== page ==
If you’re a Torontonian that hates wasting time in lineups and prefers to just grab your coffee or meal quickly, you probably have developed an affection for that Ritual app sitting on your phone.
Ritual isn’t just another Uber for X app. “I spent a lot of time in the world of delivery while I was in Google,” Ray Reddy, founder of Ritual, told BetaKit. “We believe that in the world of retail and services, the growth will be about commerce coming to you, rather than you coming to commerce. A lot of retail, and certain aspects of food will move to delivery.” Ritual puts busy professionals into a fast lane by simply adding convenience into the everyday coffee, lunch and dinner transactions.
Ritual’s mass-market focus
The team behind Ritual isn’t serving the 1%, focusing on the mass and middle-class market instead. Ritual solves for the needs of professionals on their lunch or coffee break – people who watch their budgets and have limited time to waste.
“Our model is quite simple. People make their lunch purchases in the radius of where they are. So we’ve taken on a hyper-local approach to how we figure out supply.”
– Ray Reddy, Ritual CEO
“We know that 50% of the U.S. population transacts with QSR two to three times a week,” said Reddy. “It’s a massive industry, and it’s serving regular people. There have been delivery companies for over a decade in the U.S. So while delivery has been around for a decade, it’s a tiny portion of the market, and the Amazon model hasn’t been figured out yet. Our model is quite simple; we thought a lot about how to build something that’s useful for people. Toronto alone has about 1.5 to 2 billion dollars in QSR spend. People make their lunch purchases in the radius of where they are. So we’ve taken on a hyper-local approach to how we figure out supply.”
Ritual focuses on corporate users, and some of those corporate users are getting pretty creative with the platform. For example, AOL uses Ritual as part of its micro-rewards program, offering people more frequent and smaller perks: lunches on Fridays, or lunches for the entire team. Offering convenience and access to local gourmet lunch and coffee can be quite compelling. “We have many companies doing interesting things with our platform: to complement delivery, or catering, take the pain out of the expense reports. It’s easy to see what’s been billed to the company’s account, and saves everyone time and adds a ton of convenience,” said Reddy.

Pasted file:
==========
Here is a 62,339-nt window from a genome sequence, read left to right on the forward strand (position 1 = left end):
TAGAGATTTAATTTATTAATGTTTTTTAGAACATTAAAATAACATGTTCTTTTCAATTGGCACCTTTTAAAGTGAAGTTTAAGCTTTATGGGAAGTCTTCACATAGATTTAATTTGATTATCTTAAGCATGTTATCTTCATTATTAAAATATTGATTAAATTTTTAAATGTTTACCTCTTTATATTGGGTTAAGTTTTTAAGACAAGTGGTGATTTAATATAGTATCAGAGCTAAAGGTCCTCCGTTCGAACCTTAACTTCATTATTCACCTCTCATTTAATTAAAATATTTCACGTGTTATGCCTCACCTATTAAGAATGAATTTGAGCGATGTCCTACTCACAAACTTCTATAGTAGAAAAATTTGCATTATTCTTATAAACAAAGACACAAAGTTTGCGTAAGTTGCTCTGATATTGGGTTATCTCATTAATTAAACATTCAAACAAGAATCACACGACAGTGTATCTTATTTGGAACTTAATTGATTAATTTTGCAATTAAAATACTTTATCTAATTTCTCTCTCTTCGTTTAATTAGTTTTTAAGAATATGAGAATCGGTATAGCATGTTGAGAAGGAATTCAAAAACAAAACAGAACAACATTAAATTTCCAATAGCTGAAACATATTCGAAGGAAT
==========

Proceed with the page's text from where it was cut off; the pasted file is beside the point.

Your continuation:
The Ritual team has grown over the last few months, from less than ten people and to well over 20. “We’ve gone from one neighbourhood in Toronto to seven. Right now, we are working with property managers. We’re taking over the financial district tower by tower. Just two to three months ago, we had seen healthy growth from 80 to over 300 restaurants and cafes on the platform.”
Ritual’s bet on indie coffee and small business
For merchants and small business owners, competing with the likes of Starbucks is the new reality. Since they’re not tech companies, they can’t possibly keep up with the cycles of change in technology. In the world of mobile that competes on convenience and customer experience, many small businesses are drawn to the value apps like Ritual can offer.
“Beyond the cost of building our own app, the main reason we’ve partnered with Ritual is that no one wants ten different restaurant apps on their phone,” says Mustafa Yusuf, owner and CEO of Big Smoke Burger. “With Ritual, all the local favourites are available in one-stop, making the customers’ lives simpler. It flows seamlessly with our customers daily habits, from a morning coffee to lunch on a tight timeline, making it perform for both us and the customer, allowing all of us to benefit from having multiple choices to dine, drink and snack, in one convenient location. As a result, a lot of people use Ritual regularly and we benefit from that.”
Ritual claims success at figuring out the model to manage the supply and demand of local businesses at scale.
“The main reason we’ve partnered with Ritual is that no one wants ten different restaurant apps on their phone.”
– Mustafa Yusuf, Big Smoke Burger
“Merchants on Ritual are usually very successful, because we have ways to predict that success,” said Reddy. “We take our concentrated demand of corporate spend and drive it to a certain percentage of merchants in a target zone. Some of our best merchants will do well over $100,000 this year, just because of their partnership with Ritual. Since we take a percentage of sales we drive, we’re motivated to create a situation where it’s free for merchants to be on Ritual and it costs them nothing, unless we drive incremental sales.”
“We invest in great relationships with our restaurants and cafe partners. We have recently hired an account manager for our merchant partners to work with them closely on how to take orders, streamline operations, and adapt to the increases in volume that Ritual is driving,” said Josh Sookman, Head of Expansion at Ritual.
Given the ambitious plans to expand into the U.S., just months after the product hit the Canadian market, Ritual is looking to double the team by the end of the year. The startup is currently hiring data scientists and GMs, and is boosting the product expansion team to take Ritual to the new cities. Meanwhile, a larger chunk of Toronto can expect to benefit soon from Ritual’s sleek mobile experience and skip those lunch rush hour lineups for good.